Kate Atkinson (author of Behind the Scenes at the Museum, Human Croquet, Emotionally Weird and Case Histories) is interviewed in the Times, Tim Teeman in the Times is determined to discover her "deep dark secrets" and she equally determined not to give them up.
Atkinson was an academic who changed direction when her PhD viva was refused. In retrospect now she sees that failure as a blessing
Atkinson says she doesn't regret leaving academia. “If I had got my doctorate I wouldn't have become a writer. Had I continued I would probably be studying something like passivity and activity in the language of Jane Austen. In fact, in my next book (What Would Jane Do?) that's what the heroine will be studying - I am living vicariously through her. If you have something in you that's creative and you're not creating and not aware what you should do to create, then that's my deep dark secret.” Well we got there in the end. “It was one of the major things in my early life - not getting outside what was inside.”Crime writer Ruth Rendall is interviewed in the Telegraph by Laura Hynd. She's 78 - can you believe it looking at Nigel Farndale's portrait (right)? Maybe there's something about writing that keeps you young? Ah no. She runs on the treadmill every day to keep her size 10 figure.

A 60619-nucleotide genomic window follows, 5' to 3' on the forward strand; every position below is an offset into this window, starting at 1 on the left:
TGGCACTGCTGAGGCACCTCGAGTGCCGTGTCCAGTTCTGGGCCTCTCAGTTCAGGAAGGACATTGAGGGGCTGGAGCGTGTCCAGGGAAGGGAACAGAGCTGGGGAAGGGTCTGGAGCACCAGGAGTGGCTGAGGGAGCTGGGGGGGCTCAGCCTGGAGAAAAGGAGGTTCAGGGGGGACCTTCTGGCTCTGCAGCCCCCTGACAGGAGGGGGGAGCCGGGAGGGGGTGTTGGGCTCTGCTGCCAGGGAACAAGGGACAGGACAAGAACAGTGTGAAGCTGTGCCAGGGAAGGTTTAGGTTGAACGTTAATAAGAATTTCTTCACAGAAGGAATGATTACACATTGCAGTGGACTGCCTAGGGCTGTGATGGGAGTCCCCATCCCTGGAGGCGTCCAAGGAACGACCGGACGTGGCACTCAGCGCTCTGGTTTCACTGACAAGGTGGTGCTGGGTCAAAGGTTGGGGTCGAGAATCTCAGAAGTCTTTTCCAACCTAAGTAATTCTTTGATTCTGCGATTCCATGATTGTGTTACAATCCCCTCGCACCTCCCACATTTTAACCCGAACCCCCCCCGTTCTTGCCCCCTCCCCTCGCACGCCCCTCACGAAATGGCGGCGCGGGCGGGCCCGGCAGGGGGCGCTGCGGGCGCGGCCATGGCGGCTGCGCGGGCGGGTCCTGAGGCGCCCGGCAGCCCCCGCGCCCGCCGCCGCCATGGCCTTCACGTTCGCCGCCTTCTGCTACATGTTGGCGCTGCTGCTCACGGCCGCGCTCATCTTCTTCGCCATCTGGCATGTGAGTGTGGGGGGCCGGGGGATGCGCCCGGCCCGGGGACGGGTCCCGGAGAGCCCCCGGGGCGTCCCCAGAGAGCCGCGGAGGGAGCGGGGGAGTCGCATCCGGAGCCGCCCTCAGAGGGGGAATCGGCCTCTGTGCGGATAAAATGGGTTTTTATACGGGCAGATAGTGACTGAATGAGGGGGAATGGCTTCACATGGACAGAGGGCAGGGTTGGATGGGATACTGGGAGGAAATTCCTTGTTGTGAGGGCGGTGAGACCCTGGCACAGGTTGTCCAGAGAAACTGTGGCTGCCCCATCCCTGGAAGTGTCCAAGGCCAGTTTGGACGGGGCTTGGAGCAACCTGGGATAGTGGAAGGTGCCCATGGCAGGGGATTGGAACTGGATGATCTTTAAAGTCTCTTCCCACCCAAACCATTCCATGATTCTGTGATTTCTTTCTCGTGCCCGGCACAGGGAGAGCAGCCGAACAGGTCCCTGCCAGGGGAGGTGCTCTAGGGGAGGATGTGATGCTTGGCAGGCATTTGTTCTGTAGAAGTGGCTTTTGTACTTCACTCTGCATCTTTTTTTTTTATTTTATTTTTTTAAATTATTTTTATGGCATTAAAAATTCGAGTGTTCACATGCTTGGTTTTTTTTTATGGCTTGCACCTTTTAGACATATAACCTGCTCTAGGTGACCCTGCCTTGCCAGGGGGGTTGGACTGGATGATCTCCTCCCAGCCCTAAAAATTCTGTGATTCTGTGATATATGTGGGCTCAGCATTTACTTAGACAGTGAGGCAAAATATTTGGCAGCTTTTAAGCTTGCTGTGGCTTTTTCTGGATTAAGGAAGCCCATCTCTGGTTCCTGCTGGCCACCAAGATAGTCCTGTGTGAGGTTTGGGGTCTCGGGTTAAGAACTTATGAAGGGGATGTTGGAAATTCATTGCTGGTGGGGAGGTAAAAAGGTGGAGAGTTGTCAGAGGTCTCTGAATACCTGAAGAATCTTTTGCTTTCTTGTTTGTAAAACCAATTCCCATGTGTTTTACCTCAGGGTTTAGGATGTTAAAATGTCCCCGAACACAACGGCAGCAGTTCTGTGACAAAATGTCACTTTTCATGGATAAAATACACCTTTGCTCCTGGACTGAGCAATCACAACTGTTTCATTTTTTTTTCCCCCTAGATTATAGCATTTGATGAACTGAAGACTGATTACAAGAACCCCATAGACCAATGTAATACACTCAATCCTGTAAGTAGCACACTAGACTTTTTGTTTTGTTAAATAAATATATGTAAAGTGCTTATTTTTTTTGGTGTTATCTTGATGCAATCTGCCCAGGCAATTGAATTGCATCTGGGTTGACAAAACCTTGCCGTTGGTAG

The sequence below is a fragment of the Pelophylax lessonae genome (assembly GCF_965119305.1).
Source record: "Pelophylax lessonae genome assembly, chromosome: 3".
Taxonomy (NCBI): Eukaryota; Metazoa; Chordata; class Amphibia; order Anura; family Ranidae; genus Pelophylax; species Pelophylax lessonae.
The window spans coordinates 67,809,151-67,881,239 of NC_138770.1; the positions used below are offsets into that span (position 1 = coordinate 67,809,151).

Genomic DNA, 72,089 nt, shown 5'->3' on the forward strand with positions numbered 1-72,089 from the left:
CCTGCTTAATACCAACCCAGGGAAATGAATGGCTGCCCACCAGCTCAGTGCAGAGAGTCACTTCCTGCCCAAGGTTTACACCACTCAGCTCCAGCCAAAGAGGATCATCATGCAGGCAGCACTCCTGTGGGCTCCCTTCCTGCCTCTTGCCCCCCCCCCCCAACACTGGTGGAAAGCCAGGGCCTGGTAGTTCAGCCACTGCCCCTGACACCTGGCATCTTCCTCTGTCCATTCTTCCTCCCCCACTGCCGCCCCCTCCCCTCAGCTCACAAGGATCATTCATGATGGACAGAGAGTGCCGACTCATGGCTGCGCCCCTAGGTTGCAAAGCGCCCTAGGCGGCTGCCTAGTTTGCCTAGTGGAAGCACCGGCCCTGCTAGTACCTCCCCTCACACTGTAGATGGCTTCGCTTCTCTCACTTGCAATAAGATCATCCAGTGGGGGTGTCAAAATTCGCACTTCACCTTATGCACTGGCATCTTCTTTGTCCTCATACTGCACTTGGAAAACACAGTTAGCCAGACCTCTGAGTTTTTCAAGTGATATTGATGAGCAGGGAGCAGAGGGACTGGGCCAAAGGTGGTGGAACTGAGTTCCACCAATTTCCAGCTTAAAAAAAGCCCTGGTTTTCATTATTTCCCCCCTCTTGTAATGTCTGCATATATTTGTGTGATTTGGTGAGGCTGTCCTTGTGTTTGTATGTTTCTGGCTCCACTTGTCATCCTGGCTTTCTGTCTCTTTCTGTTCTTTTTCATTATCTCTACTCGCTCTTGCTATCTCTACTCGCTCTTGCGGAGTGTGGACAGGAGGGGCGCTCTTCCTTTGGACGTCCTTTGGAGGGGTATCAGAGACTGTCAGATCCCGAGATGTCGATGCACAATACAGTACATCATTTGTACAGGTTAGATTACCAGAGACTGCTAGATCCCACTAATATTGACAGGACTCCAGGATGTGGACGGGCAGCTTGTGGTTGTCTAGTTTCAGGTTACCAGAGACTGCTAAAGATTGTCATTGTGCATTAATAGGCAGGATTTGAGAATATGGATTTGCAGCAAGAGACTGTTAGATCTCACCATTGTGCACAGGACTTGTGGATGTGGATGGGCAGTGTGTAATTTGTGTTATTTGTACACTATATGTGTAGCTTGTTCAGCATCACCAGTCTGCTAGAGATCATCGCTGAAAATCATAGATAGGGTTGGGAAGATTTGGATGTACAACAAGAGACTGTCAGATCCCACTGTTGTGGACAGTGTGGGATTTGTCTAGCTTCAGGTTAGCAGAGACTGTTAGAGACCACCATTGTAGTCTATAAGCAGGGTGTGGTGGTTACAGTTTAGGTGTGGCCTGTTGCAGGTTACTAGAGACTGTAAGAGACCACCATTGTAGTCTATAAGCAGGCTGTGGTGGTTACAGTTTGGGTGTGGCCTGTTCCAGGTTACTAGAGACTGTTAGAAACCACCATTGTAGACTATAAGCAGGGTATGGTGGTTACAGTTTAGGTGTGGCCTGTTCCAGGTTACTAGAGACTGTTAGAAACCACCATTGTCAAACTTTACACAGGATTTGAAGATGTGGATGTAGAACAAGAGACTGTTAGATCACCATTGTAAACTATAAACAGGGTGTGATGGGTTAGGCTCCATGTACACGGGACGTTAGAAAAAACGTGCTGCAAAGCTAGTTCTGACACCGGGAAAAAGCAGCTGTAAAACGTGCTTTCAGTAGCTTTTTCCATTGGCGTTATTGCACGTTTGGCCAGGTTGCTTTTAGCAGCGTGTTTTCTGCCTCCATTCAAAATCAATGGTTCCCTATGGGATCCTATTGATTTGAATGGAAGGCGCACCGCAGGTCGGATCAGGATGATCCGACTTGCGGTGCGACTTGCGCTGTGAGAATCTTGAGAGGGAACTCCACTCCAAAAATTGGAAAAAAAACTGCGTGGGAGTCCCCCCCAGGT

And she reads voraciously - her favourites among mine too (we seem to have a shared love for unreliable narrators!):
The greatest novel she has ever read is Ford Madox Ford's The Good Soldier, though the one she wishes she had written is Zoë Heller's Notes on a Scandal.Her latest novel is The Birthday Present and is the 13th published under her pseudonym Barbara Vine. Another Ruth Rendell novel is due out in November. Rendell is currently campaigning against female genital mutilation.